2 min Security

MEPs accuse several member states of spyware usage

MEPs accuse several member states of spyware usage

The MEP in charge of the probe is highly critical of some of the bloc’s members.

The lead lawmaker investigating the use of spyware in Europe is calling out several powerful European politicians, according to a report in POLITICO.

The investigation is headed by Sophie in ’t Veld, a Dutch Member of the European Parliament (MEP). In ‘t Veld says that several EU member states “share the blame” for the widespread problem of phone hacking through malicious software.

MEPs spent months investigating a series of scandals in countries such as Spain, Greece, Hungary and Poland. The scandals were related to the usage of Pegasus spyware for the hacking of journalists’ and politicians’ phones.

As she issued her draft report this week, In ‘t Veld declared that the results of the probe “are shocking and should alarm every European citizen.” In an interview, she told POLITICO that all member states have spyware at their disposal, whether they admit it or not.

“We are very worried about American democracy, we are very worried about democracy in Brazil… Why is it that we are worried about lots of things except for democracy inside the European Union itself?”, In ‘t Veld said.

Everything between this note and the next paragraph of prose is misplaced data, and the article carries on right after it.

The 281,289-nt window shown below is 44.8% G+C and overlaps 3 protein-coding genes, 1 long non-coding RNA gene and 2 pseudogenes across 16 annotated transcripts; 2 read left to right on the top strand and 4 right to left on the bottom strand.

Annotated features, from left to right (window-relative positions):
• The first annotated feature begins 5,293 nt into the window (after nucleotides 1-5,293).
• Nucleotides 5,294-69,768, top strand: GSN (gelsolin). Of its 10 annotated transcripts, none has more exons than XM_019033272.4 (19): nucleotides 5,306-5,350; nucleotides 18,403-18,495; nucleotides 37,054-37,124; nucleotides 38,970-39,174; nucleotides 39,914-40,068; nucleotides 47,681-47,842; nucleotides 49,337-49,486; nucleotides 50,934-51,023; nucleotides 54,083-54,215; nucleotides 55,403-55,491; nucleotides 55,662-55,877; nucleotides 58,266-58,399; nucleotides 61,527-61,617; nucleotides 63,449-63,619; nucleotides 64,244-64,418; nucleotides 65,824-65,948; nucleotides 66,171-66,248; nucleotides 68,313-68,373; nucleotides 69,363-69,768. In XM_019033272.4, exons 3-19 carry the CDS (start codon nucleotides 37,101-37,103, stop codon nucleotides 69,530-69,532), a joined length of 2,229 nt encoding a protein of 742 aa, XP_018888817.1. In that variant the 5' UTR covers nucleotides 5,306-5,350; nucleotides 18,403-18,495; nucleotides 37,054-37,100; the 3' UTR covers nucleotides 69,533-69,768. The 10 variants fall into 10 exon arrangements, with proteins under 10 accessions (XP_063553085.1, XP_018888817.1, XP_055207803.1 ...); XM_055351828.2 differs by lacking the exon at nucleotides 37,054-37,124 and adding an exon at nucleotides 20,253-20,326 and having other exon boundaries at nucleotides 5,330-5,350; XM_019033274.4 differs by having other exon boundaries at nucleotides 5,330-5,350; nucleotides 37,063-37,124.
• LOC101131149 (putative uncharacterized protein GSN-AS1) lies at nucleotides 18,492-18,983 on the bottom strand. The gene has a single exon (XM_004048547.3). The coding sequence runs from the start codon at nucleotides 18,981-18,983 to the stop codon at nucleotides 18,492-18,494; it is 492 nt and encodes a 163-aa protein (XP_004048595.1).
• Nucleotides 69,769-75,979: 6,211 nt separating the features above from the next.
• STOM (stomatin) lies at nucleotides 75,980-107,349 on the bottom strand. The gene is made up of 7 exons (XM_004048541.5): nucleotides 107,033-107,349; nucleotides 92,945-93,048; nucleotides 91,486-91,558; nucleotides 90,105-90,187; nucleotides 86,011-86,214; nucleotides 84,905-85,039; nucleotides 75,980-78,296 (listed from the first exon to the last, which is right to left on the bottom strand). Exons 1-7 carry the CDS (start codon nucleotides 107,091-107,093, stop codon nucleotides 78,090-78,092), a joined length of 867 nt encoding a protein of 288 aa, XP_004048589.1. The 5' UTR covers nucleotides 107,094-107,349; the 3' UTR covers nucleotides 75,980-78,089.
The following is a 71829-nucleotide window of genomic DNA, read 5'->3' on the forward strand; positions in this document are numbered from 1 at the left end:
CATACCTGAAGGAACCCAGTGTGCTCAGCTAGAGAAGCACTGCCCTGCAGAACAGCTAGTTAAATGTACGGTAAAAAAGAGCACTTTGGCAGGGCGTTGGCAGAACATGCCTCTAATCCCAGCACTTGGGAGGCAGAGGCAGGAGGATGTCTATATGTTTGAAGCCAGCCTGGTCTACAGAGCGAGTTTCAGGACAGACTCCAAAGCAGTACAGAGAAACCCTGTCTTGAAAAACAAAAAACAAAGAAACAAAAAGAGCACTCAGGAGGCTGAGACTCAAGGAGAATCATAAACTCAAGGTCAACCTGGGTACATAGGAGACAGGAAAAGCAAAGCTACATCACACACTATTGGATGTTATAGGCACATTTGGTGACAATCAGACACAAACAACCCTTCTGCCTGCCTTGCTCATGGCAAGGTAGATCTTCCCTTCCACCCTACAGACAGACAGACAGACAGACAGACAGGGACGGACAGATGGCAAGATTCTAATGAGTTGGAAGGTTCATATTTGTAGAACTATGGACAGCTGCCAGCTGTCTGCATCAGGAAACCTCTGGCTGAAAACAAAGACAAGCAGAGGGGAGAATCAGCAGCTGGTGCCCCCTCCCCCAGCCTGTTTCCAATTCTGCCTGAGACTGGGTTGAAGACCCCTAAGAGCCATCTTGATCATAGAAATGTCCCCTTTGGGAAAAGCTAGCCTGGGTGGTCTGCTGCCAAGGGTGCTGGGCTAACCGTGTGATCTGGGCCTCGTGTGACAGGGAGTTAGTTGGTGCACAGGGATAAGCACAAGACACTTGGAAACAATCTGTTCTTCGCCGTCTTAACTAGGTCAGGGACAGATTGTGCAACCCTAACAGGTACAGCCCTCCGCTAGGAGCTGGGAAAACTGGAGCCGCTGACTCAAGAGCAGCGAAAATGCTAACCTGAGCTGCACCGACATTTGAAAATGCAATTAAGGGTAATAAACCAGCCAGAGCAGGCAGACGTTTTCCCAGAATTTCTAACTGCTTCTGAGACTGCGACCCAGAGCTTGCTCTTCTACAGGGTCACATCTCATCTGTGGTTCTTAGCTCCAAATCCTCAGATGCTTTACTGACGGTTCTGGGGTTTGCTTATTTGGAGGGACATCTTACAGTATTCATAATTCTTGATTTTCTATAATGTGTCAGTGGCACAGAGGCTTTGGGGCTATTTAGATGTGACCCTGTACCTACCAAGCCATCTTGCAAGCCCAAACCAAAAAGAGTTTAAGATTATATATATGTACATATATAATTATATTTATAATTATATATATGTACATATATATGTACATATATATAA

Calls for a moratorium on the use of spyware

The report contains some truly shocking and wide-ranging findings. “Manipulation of national elections with the use of spyware directly affects the composition of EU institutions and the political balance in the EU governance bodies”, it says.

The report further observes that the four or five governments accused of abusing spyware “represent almost a quarter of the EU population, so they carry considerable weight in the Council”.

Perhaps sensing the potential for serious pushback, In ’t Veld is calling for a moratorium on spyware until the EU bloc figures out joint rules on the use of malicious software. 

She says the moratorium can be lifted on a country-by-country basis if countries can prove they have a framework in place for responsible use of intrusive hacking tools. They must also consent to EU oversight and immediately repeal export licenses for software that does not pass the EU’s criteria, she said.